I’ve never watched a lot of TV that I actually cared about. Sure, throughout middle school I was entrenched in the story of none other than Ms. Lorelai and Rory Gilmore, but aside from that not much else sticks out in my mind.
During my dad’s illness, I especially avoided watching TV because you never knew when a character would just be killed off. I vividly remember going to the movies with my best friend Emily to see The Last Song, a romantic drama based on Nicholas Sparks’ novel when suddenly, out of left field, with barely any foreshadowing to warn vulnerable audience members, the father gets cancer and dies. For “dramatic effect.” Well, I was deeply insulted. All Emily could do was exaggeratedly mouth in the darkness, “I’m so sorry.” It’s okay Emily; it wasn’t your fault.
When I moved in with my grandparents after my dad died, I watched TV even less. I didn’t even have a TV in my bedroom. I even began to hate having to hear the TV when other people had it on in the other room. (For this reason, I always have either a. a fan blowing in my room to muffle the TV’s sounds b. ear plugs stuffed so far in my ears I worry I’ll never be able to pull them out c. headphones snug atop my head with music pouring into my ears or d. a combination of all the above.) And so when I do like something on TV, I really like it. I mean, really.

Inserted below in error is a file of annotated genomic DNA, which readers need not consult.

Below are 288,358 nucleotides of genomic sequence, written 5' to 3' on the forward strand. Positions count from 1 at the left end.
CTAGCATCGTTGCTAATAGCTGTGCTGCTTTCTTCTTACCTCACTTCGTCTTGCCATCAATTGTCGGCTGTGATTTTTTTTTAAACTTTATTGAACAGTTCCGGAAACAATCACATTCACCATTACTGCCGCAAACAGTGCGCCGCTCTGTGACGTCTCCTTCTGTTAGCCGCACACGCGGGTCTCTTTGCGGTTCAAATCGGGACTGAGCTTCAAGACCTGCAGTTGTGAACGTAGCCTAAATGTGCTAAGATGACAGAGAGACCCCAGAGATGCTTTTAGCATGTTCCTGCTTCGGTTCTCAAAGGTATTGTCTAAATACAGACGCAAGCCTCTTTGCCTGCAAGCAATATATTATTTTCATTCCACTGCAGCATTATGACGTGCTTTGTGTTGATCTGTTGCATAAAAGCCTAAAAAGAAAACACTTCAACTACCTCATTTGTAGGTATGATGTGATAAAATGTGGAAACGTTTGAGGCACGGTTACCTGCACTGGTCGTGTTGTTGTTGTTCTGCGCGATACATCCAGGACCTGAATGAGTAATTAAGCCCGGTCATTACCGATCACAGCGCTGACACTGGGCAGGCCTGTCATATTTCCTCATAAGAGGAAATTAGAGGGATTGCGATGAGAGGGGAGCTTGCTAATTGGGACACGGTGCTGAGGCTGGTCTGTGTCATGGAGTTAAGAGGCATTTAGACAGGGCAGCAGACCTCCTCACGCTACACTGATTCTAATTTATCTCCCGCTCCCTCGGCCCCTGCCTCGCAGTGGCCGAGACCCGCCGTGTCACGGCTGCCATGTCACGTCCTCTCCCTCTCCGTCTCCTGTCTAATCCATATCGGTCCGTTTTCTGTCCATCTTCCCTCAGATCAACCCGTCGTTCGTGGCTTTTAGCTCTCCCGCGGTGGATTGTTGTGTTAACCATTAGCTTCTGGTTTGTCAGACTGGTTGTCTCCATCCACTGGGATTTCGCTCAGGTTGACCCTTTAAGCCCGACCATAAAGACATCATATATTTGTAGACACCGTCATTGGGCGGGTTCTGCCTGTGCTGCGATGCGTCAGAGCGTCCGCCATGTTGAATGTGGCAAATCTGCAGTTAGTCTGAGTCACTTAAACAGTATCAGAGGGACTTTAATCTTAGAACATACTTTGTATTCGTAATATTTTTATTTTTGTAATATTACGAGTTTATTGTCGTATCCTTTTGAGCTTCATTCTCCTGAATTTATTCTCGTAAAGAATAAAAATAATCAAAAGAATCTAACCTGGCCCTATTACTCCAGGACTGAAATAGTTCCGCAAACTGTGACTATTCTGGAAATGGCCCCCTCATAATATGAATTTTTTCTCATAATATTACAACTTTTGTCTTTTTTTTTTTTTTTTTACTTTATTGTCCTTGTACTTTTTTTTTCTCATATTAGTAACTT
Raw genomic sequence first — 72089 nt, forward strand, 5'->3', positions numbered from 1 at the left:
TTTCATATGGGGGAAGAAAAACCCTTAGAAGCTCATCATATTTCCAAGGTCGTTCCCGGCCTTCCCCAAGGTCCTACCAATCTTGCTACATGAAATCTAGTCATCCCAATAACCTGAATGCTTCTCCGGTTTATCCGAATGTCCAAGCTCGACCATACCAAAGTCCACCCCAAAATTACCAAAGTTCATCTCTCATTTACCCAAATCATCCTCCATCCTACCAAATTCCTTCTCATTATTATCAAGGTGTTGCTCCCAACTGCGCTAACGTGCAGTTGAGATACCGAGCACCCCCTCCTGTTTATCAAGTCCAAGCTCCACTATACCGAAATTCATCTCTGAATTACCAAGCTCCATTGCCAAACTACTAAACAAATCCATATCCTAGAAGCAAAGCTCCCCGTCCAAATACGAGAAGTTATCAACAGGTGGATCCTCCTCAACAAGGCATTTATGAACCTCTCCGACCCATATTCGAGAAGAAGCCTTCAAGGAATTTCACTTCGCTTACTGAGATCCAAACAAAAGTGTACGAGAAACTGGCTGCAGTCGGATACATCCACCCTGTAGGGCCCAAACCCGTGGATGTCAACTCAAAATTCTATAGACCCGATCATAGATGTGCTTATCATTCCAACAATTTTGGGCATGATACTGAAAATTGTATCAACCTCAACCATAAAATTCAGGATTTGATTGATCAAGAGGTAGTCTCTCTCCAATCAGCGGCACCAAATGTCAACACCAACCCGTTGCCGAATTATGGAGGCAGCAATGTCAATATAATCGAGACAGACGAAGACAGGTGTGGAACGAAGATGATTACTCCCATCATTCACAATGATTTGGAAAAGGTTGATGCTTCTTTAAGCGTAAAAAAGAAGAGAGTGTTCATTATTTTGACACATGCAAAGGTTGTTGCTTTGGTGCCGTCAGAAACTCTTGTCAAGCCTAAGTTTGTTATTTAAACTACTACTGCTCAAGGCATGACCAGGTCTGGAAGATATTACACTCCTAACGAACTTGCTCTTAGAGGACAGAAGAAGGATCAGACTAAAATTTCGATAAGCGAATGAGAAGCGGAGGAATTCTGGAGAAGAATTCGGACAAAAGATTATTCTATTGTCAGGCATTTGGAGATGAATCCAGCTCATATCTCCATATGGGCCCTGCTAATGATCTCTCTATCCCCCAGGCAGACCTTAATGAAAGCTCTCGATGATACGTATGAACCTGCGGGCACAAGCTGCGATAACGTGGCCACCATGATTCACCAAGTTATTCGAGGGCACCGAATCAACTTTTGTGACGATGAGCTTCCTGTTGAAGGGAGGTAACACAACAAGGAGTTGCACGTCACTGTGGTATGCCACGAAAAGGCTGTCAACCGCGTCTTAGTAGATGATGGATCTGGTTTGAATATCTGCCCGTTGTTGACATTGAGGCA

While I was living in my apartment during the school year, it was never a problem when I wanted to watch the one show I do follow on TV. We only had one television but I was lucky to have a roommate that enjoyed watching the same show I did. Now that I’m home though, I realized that in order to watch the season finale of my favorite show, I was going to have to ask permission to watch the television in our living room at 11 o’clock at night. This wouldn’t be an issue in a normal house where teenagers–ahem, young adults (since I’m no longer a teenager anymore)–stay up late and grandparents go to bed early, but since my house is anything but normal, my grandpa watches TV every single night into the wee hours of the morning. Every. Single. Night.
And so I planned my attack to ask him at the opportune moment. Right after breakfast, before anyone had seriously bothered him (yet).
“Hey Grandpa, I have a question for you…”
All right, at least he seems open to hearing your idea.
“Well, tonight my favorite show is having its season finale at 11 and I was wondering if I could watch it?”
“Why are you asking me?”
Is this a test?
“Well, you always watch TV at that time.”
“You do realize we have more than one television in this house, right?”
Apparently my grandparents had made some changes to our house while I was away. Oh the joys of being a college student returning home for the summer.
“Oh….okay. Duh. I hadn’t thought of that.”
Home free. Get out fast before he asks more questions!
And just as I stood up to walk upstairs…
“What show is it anyway?”
Oh here we go.
It’s not that I don’t want to share the interesting, exciting things that I love with my grandpa. Really, I do. It’s just that with every interesting and exciting thing I do or discover he seems to question me.
1) I became a vegetarian. FOUR YEARS AGO.
THIS Thanksgiving: “Abigail. Why would you want to be a vegetarian? I’ve never known a happy vegetarian. You’re missing out on all the good things in life!”
2) I wanted to be a music major.